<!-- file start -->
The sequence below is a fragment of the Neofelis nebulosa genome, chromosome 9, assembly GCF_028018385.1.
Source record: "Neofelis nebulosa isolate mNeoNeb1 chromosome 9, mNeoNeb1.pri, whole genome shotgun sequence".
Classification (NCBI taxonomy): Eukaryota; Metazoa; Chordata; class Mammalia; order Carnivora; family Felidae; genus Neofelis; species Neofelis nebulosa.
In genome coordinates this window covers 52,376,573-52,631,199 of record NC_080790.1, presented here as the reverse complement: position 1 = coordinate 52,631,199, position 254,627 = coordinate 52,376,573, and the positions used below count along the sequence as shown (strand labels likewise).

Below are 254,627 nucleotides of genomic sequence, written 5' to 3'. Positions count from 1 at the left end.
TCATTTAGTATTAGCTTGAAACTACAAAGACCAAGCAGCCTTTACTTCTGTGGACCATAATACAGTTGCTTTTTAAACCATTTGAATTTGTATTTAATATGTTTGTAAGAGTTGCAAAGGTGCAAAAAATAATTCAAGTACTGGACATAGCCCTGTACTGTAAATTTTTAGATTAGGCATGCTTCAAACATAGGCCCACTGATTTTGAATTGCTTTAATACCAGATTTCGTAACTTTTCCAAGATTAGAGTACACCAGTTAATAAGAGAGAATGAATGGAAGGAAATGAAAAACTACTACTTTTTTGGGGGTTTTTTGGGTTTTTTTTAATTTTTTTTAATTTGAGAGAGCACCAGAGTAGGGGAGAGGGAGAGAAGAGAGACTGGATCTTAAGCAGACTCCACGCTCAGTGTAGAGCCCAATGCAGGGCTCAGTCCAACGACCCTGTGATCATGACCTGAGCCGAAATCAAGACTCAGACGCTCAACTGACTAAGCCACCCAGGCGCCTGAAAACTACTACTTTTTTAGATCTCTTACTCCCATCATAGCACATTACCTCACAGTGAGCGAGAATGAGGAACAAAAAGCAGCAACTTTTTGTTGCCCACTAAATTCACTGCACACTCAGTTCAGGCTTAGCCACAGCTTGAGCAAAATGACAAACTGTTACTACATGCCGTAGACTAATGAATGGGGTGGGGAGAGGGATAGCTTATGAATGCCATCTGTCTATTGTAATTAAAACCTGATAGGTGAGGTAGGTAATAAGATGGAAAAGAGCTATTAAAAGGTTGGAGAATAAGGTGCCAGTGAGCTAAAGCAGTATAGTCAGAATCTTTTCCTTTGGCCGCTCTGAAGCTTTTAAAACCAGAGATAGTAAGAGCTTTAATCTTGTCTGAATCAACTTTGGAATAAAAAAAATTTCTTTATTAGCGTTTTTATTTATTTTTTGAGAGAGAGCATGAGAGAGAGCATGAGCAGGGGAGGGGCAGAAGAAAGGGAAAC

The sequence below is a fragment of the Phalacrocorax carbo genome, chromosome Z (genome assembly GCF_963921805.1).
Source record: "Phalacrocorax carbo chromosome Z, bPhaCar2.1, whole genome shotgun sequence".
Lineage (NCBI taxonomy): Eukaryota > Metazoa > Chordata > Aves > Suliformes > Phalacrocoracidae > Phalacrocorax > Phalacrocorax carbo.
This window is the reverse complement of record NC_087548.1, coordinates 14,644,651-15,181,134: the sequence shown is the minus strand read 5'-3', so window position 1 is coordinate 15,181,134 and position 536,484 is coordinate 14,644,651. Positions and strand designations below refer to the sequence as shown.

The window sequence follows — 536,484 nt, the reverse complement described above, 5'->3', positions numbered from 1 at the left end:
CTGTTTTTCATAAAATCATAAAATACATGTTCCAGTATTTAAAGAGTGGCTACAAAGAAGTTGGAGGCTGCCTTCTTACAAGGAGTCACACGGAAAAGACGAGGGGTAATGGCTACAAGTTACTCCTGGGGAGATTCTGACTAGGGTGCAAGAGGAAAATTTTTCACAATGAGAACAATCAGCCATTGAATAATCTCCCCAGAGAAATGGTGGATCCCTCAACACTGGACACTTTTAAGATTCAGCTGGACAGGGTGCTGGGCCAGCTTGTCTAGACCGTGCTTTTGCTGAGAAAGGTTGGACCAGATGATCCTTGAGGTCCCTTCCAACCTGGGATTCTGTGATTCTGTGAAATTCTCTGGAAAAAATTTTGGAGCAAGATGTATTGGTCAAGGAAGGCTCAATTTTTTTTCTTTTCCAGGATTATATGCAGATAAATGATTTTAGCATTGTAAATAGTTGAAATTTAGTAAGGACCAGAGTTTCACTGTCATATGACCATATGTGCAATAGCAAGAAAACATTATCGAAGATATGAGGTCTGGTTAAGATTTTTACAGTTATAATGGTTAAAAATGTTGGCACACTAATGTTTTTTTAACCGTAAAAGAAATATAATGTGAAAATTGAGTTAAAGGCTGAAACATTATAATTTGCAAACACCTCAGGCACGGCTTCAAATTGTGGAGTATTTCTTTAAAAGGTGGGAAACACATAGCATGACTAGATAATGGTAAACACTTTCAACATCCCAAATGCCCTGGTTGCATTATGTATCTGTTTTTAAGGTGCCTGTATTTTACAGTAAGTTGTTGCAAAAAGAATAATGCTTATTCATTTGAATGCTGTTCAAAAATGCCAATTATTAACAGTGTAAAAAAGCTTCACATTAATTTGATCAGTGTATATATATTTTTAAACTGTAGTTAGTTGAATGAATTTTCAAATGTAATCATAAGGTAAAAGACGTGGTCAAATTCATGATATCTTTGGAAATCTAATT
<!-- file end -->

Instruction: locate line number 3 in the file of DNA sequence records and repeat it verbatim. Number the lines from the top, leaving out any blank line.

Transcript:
Classification (NCBI taxonomy): Eukaryota; Metazoa; Chordata; class Mammalia; order Carnivora; family Felidae; genus Neofelis; species Neofelis nebulosa.